Up to 19 killed as Israeli commandos storm Gaza aid fleet

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Israeli navy commandos stormed a Gaza-bound aid flotilla in international waters on Monday, killing up to 19 pro-Palestinian activists in a pre-dawn raid that sparked global outrage.

The bloody ending to the high-profile mission to deliver supplies to the besieged Gaza Strip plunged Israel into a serious diplomatic crisis on the eve of talks in Washington between US President Barack Obama and Israeli Prime Minister Benjamin Netanyahu.

As Israel pointed the finger of blame at passengers for initiating the violence, accusing them of using deadly force, activists from the ships countered with their own descriptions of how events unfolded in the raid which took place at around 5:00 am (0200 GMT).

Live footage from the Turkish passenger boat, which was posted all over the Internet, showed black-clad Israeli commandos rappelling down from helicopters and clashing with activists, as well as several wounded people lying on the deck of the ship.

Israel claims the troops returned fire after they were attacked with live rounds, knives and clubs, but flotilla organisers insist the soldiers started shooting the moment they hit the deck.

Only limited footage of the incident has been broadcast as communications with the six ships participating in the flotilla appeared to have been scrambled during the operation.

The Israeli army insisted its troops opened fire only after they were attacked with knives, clubs and even live fire.

"As a result of this life-threatening and violent activity, naval forces employed riot dispersal means, including live fire," an army statement said, adding that it appeared as if the passengers "were planning to lynch the forces."

Israel had pinned the blame squarely on the activists, saying: "They initiated the violence. We made every possible effort to avoid this incident," Netanyahu's spokesman Mark Regev said.

"Unfortunately they were attacked with deadly force by the people on the boats."

According to Channel 10 television, 19 passengers were killed and 36 wounded in the confrontation, although the Israeli army gave a toll of 10.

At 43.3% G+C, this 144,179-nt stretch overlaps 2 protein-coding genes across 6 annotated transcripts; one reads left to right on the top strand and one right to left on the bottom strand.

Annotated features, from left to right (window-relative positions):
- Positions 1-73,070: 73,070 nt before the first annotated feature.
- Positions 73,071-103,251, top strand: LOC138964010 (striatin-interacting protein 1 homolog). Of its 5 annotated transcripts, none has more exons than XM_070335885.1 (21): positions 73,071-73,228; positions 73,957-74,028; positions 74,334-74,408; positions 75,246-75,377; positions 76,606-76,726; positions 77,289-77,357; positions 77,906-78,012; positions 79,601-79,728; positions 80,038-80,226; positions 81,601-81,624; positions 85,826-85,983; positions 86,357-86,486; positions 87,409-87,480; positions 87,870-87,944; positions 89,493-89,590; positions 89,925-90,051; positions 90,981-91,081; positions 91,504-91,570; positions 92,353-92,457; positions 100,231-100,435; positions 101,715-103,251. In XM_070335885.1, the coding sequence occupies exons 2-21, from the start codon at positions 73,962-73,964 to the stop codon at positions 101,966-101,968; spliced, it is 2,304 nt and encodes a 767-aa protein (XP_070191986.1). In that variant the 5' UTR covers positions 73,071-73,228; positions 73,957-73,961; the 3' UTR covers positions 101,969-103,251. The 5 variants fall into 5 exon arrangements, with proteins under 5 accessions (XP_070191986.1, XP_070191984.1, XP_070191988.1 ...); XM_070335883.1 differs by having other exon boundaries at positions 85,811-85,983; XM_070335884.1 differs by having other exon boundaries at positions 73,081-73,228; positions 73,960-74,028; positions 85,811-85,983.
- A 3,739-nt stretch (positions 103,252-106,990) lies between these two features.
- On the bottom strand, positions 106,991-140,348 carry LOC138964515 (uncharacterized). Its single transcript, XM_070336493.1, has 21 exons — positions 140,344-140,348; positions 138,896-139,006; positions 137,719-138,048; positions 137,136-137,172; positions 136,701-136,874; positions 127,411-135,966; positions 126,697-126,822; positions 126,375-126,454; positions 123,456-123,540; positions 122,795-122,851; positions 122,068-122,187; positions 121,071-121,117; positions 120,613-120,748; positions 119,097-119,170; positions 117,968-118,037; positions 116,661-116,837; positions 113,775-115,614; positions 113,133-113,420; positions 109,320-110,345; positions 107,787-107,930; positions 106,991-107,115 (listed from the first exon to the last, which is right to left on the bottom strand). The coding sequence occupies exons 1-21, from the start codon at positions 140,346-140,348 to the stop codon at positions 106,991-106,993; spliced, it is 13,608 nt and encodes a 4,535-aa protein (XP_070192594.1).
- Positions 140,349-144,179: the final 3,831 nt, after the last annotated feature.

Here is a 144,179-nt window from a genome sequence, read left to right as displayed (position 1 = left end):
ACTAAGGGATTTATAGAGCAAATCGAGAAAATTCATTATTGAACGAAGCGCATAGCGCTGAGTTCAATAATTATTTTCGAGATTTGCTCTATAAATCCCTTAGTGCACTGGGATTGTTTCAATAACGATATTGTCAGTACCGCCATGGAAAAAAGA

The IHH, a Turkish NGO involved with the flotilla, put the toll at least 15, saying most of them Turkish nationals.

Israel's military top brass said the violence had been limited to the Turkish passenger boat, the Mavi Marmara, with Navy chief Admiral Eliezer Marom saying his troops "had acted with extreme restraint" in a very dangerous situation.

"The result of 10 deaths could have been far worse had the soldiers acted differently," Marom told reporters at the defence ministry in Tel Aviv, saying that troops had only been pushed to use live fire on board the Mavi Marmara.

"On none of the other five ships was live fire required in order to stop the flotilla."

During the operation, "10 people who attacked our soldiers were killed and dozens more were wounded," Maron said, noting that all the injured were taken to hospitals in Israel by air force helicopters.

Ten naval commandos were also wounded in the clashes, two of whom were said to be severely injured, while another three were in moderate condition.

Despite the admiral's remarks, organisers say the Greek passenger ship, Sfendoni, also came under fire from Israel troops.

Hours after the confrontation, the Sfendoni and another ship were seen being towed by the navy into the southern port of Ashdod, a correspondent said.

Palestinian president Mahmud Abbas slammed the navy raid as "a massacre" and announced a three-day mourning period. His Palestinian Authority also called for an emergency meeting of the UN Security Council.

Israel's Arab community called a general strike in response to an Israeli naval operation and called for protests across the country against the bloody attack.

And Ismail Haniya, prime minister of the Islamist Hamas movement which controls the Gaza Strip called on the Palestinian Authority "to halt negotiations, direct or indirect, with Israel because of this crime".

The ships, carrying more than 700 passengers, were on the last leg of an aid mission to deliver some 10,000 tonnes of supplies to Gaza, which has been under a crippling Israeli blockade since 2007.

Israel had warned the attempt to break the Gaza blockade was illegal and that it would intercept the ships, tow them to the Ashdod port and detain the activists before deporting them.


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